Yukon

NWT

Nunavut

B.C.

Alta.

N.L.

Sask.

Man.

Edmonton

Vancouver

Que.

Calgary

Victoria

Charlottetown

Regina

Ont.

N.B.

Winnipeg

Halifax

Quebec

Ottawa

Note: Data includes public reports, interviews, phone calls, social media, media stories and trail cams.

Toronto

MURAT YÜKSELIR / THE GLOBE AND MAIL, SOURCE:

DR. RYAN BROOK, UNIVERSITY OF SASKATCHEWAN

Signs of wild pig destruction are starting to appear. Crop damage caused by wild boars will be eligible for compensation for the first time in Alberta this year, and the Saskatchewan Crop Insurance Corp. has already been paying out claims.

But the problems created by wild pigs are myriad, and as populations increase, so do other dangers. Pigs’ eyes aren’t reflective like other wildlife at night, which makes them particularly treacherous on darkened roadways. Vehicle collisions with wild pigs in the U.S. cost an estimated $181-million a year, in addition to the toll of injury and death.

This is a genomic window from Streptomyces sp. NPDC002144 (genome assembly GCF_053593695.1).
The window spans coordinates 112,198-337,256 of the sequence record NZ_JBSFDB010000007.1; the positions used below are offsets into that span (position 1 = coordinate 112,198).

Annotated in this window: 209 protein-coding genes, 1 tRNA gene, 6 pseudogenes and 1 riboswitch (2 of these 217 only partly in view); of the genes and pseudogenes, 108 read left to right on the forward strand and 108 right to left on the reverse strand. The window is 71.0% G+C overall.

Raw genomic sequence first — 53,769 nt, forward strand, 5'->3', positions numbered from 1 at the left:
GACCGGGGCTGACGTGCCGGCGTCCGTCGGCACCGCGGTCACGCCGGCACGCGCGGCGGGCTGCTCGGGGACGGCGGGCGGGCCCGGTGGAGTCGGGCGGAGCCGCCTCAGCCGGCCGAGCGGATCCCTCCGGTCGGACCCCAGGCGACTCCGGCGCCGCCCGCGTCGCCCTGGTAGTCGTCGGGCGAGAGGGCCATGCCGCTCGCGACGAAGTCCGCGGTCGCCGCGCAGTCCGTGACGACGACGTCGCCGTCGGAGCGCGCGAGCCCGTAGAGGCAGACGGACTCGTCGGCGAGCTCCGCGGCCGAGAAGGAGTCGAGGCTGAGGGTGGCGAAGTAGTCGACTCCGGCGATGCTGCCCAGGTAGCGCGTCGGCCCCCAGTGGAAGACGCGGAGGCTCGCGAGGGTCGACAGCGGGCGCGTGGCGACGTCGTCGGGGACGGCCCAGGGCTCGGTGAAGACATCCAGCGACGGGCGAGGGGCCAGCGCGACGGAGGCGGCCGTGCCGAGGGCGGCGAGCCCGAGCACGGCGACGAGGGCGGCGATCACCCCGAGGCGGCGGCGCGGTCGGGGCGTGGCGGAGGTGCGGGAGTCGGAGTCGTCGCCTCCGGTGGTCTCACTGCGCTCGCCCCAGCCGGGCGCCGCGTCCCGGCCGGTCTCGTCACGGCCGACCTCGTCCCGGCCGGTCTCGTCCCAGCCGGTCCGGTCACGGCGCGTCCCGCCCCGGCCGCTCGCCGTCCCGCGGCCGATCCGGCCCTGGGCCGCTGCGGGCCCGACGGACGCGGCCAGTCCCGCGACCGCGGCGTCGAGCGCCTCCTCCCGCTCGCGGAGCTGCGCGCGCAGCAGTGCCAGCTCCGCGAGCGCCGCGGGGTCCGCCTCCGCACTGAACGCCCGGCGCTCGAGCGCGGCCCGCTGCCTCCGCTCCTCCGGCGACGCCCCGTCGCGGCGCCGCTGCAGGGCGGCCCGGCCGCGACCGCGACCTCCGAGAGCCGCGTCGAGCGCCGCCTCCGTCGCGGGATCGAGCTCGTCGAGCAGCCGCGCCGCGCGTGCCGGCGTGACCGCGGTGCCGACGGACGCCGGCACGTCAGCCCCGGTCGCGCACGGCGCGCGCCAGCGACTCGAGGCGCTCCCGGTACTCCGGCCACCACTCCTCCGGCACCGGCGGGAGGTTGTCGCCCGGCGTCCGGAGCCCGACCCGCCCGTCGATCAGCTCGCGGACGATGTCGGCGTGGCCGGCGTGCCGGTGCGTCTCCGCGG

Though researchers are careful not to overhype the risk of attacks on humans, there are a growing number around the world, including the woman killed in Texas in 2019.

Wild pigs killed 33 people globally in 2021, more than three times the number killed by sharks. In some parts of Rome, residents can’t have picnics or leave their homes at night, due to escalating wild boar aggression.

Many who’ve dealt with the creatures have, at one point or another, scrambled into a vehicle or up a tree for safety. Others wear jagged scars where a tusk tore through flesh.

Chinese husbandry and veterinary bureau workers in Jinhua, Zhejiang province, disinfect a pig farm to prevent African Swine Fever.Reuters

And then there’s African Swine Fever.

Even by the rosiest assessments, an outbreak of African Swine Fever in wild pigs could cripple the North American pork market, costing hundreds of billions of dollars, leading to the deaths of millions of domestic and wild pigs, and destabilizing not only the pork industry, but agriculture and food production more broadly.